ShowMe Buenos Aires

gonza arzuagaGonza Arzuaga invited me to the 2016 edition of ShowMe Buenos Aires, at which seven Internet entrepreneurs talked about the secret to their successes (and some of their failures). I was at the 2015 edition, and I left very inspired. Save me a spot at the next one, Gonza. Let me see if I can finally come up with a good business idea!

Kicks Takes Off in Mexico

ale duranThose Kickads guys are killing it! Now it looks like they have opened an office in our lovely, beloved Mexico. The operation will be under the direction of Alejandro Durand, ex Havas Media Mexico mobile advertising specialist. Let me know if there’s going to be a launch party. I have my passport ready.

Turner Will Purchase Telefe

It seems like Turner, the American TV giant, is interested in buying an open TV channel in Argentina, and everything is indicating that they are in advanced negotiations with Telefe (the signal operated by Grupo Telefónica). Apparently, the idea is to launch an CNN Argentina. We’ll see how this unfolds.

That’s all for now, friends. We’ll “read each other” again next month with more news!

 

In Latin America, as in most of the world, phones have stopped being devices to exclusively make phone calls to become “everyday problems solvers.”  We talked to Juan Carlos Göldy, who leads the Argentinian Education Program at the Mobile Marketing Association (MMA),  Gaston Fonzo, Co-Founder & CSO of StartMeApp and Fernando Acinapura of KickAds, who provided their views on the evolution of the Latin American mobile marketing landscape in 2015.

celulares.ministerio.TIC_.colombia1Mobile phones have become “everyday problems solvers” and hardly anybody is willing to leave home without carrying theirs.In addition to their original functionality, which is basically to facilitate communications with others, these devices have become an essential tool to perform various activities we do every day. Smartphones not only allow us to consume content and information, but also make our purchasing decisions easier and allow us to carry out an infinite number of operations (such as bookings, transactions, payments, etc.)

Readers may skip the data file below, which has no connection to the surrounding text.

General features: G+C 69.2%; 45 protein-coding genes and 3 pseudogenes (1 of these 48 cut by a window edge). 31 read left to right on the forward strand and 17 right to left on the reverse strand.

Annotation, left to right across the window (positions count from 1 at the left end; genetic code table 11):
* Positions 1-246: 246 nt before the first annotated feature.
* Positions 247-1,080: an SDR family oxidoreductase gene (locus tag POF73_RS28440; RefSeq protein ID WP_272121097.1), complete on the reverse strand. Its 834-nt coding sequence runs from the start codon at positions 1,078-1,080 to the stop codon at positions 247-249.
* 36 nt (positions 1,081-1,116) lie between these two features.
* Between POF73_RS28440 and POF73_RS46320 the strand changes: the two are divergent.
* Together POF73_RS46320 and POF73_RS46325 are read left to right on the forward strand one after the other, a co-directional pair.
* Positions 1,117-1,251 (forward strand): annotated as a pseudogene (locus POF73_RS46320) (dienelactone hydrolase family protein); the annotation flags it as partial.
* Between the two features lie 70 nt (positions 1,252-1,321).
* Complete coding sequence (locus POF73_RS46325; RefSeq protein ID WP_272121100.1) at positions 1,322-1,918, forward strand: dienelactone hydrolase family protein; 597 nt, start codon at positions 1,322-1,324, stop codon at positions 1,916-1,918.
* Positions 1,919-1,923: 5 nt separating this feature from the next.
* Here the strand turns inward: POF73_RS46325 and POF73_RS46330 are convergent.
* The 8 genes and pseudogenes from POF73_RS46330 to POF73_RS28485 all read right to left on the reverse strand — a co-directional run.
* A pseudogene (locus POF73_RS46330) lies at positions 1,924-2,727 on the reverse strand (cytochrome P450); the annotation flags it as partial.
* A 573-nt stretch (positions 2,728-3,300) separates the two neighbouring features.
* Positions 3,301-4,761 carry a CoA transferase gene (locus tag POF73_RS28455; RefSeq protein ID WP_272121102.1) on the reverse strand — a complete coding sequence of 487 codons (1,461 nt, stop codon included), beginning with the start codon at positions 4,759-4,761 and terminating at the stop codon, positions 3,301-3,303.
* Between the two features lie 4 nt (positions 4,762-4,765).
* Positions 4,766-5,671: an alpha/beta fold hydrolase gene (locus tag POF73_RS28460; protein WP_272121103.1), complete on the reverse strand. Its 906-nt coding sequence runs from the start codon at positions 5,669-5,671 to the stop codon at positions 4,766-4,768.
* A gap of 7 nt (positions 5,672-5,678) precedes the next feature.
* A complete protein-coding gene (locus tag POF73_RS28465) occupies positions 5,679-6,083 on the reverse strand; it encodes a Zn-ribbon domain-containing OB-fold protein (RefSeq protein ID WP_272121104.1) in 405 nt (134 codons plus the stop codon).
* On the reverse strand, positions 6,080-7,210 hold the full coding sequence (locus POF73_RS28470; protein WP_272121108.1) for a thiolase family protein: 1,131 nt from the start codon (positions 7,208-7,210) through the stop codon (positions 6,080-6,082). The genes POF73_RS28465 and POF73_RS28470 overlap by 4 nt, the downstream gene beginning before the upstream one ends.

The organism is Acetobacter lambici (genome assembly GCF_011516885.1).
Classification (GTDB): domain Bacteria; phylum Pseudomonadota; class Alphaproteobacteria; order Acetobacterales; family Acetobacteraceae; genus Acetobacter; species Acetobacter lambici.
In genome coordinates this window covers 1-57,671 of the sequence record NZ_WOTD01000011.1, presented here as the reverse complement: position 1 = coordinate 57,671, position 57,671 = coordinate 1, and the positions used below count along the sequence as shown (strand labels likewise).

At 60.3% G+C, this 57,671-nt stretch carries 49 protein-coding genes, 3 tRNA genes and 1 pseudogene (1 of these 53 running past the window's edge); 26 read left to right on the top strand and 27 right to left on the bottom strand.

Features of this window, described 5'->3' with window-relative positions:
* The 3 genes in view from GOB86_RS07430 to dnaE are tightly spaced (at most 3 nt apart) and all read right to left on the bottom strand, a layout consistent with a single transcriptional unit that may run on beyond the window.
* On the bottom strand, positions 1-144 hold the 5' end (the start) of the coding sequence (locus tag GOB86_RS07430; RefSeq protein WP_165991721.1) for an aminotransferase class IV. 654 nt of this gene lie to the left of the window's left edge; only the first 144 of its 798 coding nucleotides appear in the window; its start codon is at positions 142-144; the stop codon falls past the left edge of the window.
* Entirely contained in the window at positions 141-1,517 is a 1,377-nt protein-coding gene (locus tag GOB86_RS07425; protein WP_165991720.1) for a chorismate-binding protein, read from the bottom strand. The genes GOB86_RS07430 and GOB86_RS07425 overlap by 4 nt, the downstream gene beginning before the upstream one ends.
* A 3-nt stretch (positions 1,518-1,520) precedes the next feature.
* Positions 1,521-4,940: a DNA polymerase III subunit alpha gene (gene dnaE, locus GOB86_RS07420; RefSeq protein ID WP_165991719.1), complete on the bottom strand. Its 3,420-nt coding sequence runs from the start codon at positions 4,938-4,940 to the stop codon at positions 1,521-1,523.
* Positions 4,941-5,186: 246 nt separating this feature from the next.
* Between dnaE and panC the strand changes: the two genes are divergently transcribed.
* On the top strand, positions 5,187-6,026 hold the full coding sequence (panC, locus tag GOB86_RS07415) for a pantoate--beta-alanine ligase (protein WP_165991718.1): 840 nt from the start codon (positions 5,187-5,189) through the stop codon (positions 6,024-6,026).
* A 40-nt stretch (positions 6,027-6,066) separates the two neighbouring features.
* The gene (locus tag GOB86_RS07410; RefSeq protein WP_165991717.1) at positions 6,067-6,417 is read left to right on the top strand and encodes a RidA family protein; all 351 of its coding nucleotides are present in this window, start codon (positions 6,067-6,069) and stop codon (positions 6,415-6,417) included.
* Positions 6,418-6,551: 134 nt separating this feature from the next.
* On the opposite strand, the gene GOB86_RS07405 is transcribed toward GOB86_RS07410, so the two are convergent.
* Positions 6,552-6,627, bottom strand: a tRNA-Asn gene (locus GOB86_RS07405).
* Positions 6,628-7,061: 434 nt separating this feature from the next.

Considering that the penetration of smartphones in Latin America continues to grow, it is not surprising that brands are interested in reaching users particularly through these devices.

YYeRMprU_400x400-250x250To shed light on the current state of mobile marketing in Latin America, we talked to Juan Carlos Goldy, from the Argentinian  Mobile Marketing Association (MMA), Gaston Fonzo, Co-Founder & CSO of StartMeApp and Fernando Acinapura of KickAds.

Portada: How do you perceive the current state of mobile marketing in Latin America?

Juan Carlos Göldy: “Since 2012, mobile marketing in Latin America is constantly growing and changing. The first advertisers who began to use mobile marketing tools were those of performance (content aggregators and application developers) which boosted investment greatly. Then in 2013, branding advertisers joined this trend experimenting with tight budgets. Thanks to the results achieved, mobile marketing turned into a “must” in digital media strategy.

This shift was made after advertisers realized that: